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2017 IEEE International Conference on Bioinformatics and Biomedicine (BIBM) (2017)
Kansas City, MO, USA
Nov. 13, 2017 to Nov. 16, 2017
ISBN: 978-1-5090-3051-4
pp: 2062-2068
Suyeon Kim , College of Information Science and Technology, University of Nebraska at Omaha, Omaha, NE 68182, USA
Ishwor Thapa , College of Information Science and Technology, University of Nebraska at Omaha, Omaha, NE 68182, USA
Guoqing Lu , Department of Biology, University of Nebraska at Omaha, Omah, Ne 68182, USA
Lifeng Zhu , Department of Biology, University of Nebraska at Omaha, Omah, Ne 68182, USA
Hesham H Ali , College of Information Science and Technology, University of Nebraska at Omaha, Omaha, NE 68182, USA
ABSTRACT
With the recent advances in sequencing technology, researchers now have opportunities to study microbiomes associated with various environments. Recent studies have shown that the composition of microbiomes in our bodies and our environments play a significant role in our health. For example, 90% of human DNA is composed of bacterial microbiomes. In this study, we propose a systems biology approach using split graphs to analyze the composition of microbiomes and the impact of such composition on the health and growth of organisms living in associated environments. We focus on a case study related to the composition of microbiomes in fish guts and its impact on various growth parameters for three types of fish. The proposed model explores features in the aquatic ecosystem including correlations among its microorganisms and their abundance levels. The results of the study show that single or groups of bacteria are significantly associated with multiple growth phenotypes in different gut portions of the fish. We also identify bacterial clusters that provide new insight to functional relevance of these bacteria and their contribution to the fish gut microbial ecosystem.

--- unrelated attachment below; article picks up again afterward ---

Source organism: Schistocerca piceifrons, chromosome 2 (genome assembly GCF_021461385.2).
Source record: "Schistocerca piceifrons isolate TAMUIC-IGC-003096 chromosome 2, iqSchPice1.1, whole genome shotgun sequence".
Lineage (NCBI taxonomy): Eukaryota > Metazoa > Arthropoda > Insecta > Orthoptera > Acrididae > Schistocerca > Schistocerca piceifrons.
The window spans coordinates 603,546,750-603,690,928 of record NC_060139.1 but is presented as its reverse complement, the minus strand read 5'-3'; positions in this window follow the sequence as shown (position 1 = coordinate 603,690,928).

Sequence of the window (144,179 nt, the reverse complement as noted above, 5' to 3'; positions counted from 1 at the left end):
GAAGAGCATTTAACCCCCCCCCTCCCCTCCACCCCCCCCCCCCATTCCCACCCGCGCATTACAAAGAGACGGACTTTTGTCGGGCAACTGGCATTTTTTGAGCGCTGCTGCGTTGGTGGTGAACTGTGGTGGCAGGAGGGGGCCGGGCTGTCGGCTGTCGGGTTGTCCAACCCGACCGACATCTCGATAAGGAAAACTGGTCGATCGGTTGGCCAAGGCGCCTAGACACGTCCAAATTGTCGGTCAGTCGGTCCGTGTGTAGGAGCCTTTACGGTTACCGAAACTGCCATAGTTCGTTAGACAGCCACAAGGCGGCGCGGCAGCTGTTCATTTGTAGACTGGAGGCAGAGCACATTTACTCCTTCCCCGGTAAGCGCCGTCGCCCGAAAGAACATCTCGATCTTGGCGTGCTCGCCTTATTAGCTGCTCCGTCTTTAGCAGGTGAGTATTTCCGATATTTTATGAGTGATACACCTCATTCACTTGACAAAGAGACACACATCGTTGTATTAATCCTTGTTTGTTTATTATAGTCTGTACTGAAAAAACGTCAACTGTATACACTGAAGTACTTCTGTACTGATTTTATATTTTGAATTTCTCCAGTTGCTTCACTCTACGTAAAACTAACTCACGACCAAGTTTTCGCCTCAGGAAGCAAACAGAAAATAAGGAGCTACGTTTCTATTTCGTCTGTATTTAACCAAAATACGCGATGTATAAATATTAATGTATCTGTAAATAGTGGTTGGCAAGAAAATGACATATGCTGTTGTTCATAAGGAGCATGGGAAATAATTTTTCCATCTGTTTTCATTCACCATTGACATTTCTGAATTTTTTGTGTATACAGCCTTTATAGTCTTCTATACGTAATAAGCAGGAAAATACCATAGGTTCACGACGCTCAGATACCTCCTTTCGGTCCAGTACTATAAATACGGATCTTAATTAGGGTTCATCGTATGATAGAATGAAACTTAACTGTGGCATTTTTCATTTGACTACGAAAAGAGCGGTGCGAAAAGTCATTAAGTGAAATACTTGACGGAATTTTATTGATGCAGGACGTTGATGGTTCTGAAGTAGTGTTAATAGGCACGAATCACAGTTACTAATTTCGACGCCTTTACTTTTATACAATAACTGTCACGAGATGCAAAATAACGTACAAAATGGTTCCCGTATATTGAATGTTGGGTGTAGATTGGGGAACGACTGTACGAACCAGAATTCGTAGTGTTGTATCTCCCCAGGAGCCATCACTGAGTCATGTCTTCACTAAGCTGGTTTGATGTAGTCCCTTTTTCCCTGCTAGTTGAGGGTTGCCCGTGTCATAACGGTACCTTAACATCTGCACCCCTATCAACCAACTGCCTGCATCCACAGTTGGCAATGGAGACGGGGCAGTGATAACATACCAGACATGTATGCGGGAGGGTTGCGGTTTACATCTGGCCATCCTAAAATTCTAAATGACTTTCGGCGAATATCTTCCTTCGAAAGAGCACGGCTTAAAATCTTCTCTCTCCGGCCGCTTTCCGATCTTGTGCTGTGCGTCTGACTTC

INDEX TERMS
Microorganisms, Fish, Correlation, Biological system modeling, Systems biology
CITATION

S. Kim, I. Thapa, G. Lu, L. Zhu and H. H. Ali, "A systems biology approach for modeling microbiomes using split graphs," 2017 IEEE International Conference on Bioinformatics and Biomedicine (BIBM), Kansas City, MO, USA, 2017, pp. 2062-2068.
doi:10.1109/BIBM.2017.8217978
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